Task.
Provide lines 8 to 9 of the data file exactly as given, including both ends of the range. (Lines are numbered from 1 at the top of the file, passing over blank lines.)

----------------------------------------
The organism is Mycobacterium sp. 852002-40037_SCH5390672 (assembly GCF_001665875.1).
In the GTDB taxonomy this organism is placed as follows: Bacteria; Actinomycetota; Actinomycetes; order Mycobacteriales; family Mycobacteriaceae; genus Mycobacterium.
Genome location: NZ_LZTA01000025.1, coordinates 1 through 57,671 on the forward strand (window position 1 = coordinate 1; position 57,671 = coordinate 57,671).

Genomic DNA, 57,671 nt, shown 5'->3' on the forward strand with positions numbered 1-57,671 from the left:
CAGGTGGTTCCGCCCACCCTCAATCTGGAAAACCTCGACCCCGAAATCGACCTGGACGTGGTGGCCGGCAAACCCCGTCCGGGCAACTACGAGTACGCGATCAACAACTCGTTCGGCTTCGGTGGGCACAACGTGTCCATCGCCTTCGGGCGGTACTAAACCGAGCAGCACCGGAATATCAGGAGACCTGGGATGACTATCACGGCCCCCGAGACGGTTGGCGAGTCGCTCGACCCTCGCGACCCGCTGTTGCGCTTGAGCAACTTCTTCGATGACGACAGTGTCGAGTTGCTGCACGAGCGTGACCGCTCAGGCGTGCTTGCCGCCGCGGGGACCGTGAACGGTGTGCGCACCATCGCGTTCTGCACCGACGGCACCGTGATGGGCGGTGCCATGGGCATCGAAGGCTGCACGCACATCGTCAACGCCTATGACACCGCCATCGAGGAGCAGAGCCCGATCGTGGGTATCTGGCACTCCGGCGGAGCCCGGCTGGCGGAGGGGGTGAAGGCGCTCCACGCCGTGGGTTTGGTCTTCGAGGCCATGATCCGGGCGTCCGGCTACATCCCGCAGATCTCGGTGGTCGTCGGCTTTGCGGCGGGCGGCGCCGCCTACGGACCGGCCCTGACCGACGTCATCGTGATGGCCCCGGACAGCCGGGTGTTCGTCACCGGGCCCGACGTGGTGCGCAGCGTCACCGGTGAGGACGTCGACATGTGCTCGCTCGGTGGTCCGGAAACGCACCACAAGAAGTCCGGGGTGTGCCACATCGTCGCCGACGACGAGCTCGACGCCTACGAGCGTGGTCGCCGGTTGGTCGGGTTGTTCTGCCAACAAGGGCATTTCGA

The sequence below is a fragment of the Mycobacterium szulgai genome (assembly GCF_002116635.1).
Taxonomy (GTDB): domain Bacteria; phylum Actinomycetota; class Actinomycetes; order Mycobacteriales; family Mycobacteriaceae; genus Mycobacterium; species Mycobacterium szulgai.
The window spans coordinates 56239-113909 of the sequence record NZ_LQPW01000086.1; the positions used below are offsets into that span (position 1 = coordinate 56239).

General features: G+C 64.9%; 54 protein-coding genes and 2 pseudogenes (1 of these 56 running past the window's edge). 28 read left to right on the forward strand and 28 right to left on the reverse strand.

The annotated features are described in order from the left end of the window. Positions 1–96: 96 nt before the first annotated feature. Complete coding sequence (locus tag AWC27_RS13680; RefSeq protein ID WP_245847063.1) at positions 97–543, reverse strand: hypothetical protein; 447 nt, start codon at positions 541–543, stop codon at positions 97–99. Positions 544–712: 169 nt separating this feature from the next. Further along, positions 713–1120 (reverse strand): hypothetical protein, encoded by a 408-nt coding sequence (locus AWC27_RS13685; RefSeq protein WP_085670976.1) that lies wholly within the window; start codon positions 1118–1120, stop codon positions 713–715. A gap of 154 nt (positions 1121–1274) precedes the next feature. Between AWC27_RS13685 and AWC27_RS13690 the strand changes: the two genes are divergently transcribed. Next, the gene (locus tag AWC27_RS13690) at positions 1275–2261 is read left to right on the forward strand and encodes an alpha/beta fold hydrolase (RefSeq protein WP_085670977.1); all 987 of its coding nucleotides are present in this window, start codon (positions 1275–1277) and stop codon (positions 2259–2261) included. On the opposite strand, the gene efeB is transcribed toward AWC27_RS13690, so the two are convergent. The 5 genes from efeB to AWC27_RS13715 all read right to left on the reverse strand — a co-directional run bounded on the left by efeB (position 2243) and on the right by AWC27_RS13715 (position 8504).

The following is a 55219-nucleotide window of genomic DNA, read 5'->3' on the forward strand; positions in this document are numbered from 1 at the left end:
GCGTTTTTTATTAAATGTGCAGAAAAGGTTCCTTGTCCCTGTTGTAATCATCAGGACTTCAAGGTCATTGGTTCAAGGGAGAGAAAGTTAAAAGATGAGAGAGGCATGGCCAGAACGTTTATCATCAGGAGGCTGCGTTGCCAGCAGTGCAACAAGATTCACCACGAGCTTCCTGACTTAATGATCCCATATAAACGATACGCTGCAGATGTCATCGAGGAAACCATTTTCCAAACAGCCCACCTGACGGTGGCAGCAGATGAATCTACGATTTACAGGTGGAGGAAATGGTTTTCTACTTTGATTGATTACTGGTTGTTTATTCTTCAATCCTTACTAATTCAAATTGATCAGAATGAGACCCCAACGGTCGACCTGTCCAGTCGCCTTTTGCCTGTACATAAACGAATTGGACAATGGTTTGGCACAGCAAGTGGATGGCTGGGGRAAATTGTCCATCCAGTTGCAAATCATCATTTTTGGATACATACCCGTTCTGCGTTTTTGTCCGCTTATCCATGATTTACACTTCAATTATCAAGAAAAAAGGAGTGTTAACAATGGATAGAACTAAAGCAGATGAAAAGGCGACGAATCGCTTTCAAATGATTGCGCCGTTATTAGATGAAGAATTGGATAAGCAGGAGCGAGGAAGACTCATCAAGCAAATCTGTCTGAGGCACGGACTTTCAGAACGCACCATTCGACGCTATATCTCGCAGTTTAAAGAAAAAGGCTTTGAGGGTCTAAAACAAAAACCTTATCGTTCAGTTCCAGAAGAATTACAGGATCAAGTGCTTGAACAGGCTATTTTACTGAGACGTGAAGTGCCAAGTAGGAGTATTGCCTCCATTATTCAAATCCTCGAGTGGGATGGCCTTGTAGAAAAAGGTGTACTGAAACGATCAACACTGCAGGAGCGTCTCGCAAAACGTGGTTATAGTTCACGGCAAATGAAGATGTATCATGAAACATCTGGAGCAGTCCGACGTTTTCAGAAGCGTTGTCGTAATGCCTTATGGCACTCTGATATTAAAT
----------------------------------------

The window spans coordinates 56239-113909 of the sequence record NZ_LQPW01000086.1; the positions used below are offsets into that span (position 1 = coordinate 56239).

General features: G+C 64.9%; 54 protein-coding genes and 2 pseudogenes (1 of these 56 running past the window's edge). 28 read left to right on the forward strand and 28 right to left on the reverse strand.